Solving the Puzzle of Pain: Headaches, Migraines & Trigeminal Neuralgia (TN)
Headaches are no fun. Chronic headaches are even worse. And while many believe nothing can top the pain of a migraine, they may not know of trigeminal neuralgia – yet.
They Don’t Call It the “Suicide Disease” for Nothing
Because the pain can be so severe and debilitating, trigeminal neuralgia – TN, for short – is often called the “suicide disease.” Sudden and cruel, episodes may last only seconds but recur up to hundreds of times a day. There may be periods of remission, with welcome relief for days, weeks or even months. It most commonly afflicts people over the age of 50.
The pain originates in one or more branches of the trigeminal (fifth cranial) nerve. You can trace its path by placing your palm over one ear and stretching three fingers across your face: your index finger over your eyebrow, your middle finger across your cheek to your nose, and your ring finger on your lower jaw.
Migraines occur on this same nerve, but the pain is different: longer lasting but less intense. And yes, it’s possible to experience both disorders.
TN most often occurs on the second nerve branch. More than 95% of the time, the pain occurs only on one side, and brief shock-like or stabbing pain can be triggered with even light stimulation. Its lingering pain is a deep, dull ache, similar to a toothache. This may explain countless root canals done without any effect on the pain.
The cause of TN is unclear. There’s no consensus on its origin. MS, some brain tumors and even aneurysms may cause similar pain. Many think it’s caused by pressure from blood vessels near the nerve root; others, by the nerve losing its protective myelin sheath, which causes the nerve to painfully misfire. We’ve seen patients whose TN started after a root canal, extraction or even routine tooth cleaning. It can flare after periods of extreme stress or physical trauma.
Regardless of cause, the result is the same: a perpetual inferno of misery.
Safe & Effective Solutions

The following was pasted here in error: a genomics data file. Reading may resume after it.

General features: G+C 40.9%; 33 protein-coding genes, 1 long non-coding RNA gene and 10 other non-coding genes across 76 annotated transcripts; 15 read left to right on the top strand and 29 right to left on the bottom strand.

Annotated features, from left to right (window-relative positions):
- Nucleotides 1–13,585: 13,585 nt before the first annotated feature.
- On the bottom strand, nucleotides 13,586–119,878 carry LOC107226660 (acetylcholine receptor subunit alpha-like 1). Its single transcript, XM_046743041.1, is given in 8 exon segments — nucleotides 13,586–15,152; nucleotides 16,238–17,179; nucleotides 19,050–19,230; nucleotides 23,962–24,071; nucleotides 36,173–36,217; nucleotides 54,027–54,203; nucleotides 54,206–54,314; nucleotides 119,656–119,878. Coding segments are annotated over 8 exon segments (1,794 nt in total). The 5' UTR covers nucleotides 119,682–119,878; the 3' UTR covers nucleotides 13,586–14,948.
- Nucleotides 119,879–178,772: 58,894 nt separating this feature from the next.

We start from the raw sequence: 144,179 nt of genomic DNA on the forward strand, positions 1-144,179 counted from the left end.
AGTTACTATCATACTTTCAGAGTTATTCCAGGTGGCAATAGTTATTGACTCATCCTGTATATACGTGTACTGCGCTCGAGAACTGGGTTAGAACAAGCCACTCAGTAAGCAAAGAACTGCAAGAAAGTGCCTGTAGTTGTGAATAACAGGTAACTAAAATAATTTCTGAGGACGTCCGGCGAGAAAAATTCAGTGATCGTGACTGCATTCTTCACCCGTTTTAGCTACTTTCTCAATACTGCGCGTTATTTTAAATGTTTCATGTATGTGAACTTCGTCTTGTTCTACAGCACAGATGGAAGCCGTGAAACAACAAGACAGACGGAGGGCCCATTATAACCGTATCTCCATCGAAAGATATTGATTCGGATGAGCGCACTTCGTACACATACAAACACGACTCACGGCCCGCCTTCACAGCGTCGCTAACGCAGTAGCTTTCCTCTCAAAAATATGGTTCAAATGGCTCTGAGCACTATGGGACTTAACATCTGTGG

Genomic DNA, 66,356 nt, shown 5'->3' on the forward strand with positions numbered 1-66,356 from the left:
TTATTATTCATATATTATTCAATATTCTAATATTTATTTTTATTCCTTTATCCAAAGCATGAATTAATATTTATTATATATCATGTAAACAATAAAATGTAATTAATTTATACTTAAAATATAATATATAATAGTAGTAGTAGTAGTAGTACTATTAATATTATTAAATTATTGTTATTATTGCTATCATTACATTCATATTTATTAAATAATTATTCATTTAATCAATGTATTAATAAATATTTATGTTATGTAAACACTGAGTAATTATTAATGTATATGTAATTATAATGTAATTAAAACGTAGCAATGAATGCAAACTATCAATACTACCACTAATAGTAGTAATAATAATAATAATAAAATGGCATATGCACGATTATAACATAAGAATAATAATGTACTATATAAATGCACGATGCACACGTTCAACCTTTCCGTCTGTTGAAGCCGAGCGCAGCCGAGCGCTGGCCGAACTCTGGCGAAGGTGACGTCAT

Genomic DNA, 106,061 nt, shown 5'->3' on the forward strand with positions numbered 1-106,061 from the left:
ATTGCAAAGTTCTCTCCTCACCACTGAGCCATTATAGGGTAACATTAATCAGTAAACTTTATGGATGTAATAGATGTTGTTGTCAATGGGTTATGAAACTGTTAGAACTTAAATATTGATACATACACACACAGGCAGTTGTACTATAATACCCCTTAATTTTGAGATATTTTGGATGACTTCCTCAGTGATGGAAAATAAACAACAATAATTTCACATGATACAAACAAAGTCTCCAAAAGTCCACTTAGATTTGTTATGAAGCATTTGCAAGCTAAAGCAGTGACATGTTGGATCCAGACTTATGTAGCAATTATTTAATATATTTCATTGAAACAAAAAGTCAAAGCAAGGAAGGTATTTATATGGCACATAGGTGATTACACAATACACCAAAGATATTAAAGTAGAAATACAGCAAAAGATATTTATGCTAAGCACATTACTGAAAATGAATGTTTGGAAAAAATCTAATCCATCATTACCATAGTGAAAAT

As with chronic headaches and migraines, traditional treatment for TN often involves heavy medications – and their negative side effects. Sometimes surgery is ordered, which carries its own risks. Fortunately, these aren’t your only options.
When a patient comes to us complaining of headaches or TN-like pain, we start by looking beyond their pain pattern and history. We consider diet, sleep patterns and how the chewing muscles are working. Has trauma triggered inflammation of the nerve? Has the nerve become compressed? Has it been stripped of its myelin sheath?
What can we do to help alleviate your pain safely and effectively, without drugs or other short-term solutions that do little more than suppress symptoms?
We strive to help our patients with nontoxic therapies. We may use herbs, nutritional supplements and homeopathics. We may use oral appliances to take pressure off the jaw joints, help the jaw line up in a neutral position or reposition the tongue to sit more forward in the mouth. We may use Neural Prototherapy, in which a series of subcutaneous injections is given to help with inflammation and restore the nerve to normal function over time.
One noninvasive approach we’ve had great success uses Dr. Yoshiaki Omura’s Bi-Digital O-Ring Test to identify pathological organisms in and around the nerve, which can then be treated to alleviate pain.
Our successes have led to numerous invitations to speak at dental and medical meetings across the country. Patients who have diligently followed the protocol have reported major improvement and very few side effects.
Contact us today to set up an appointment.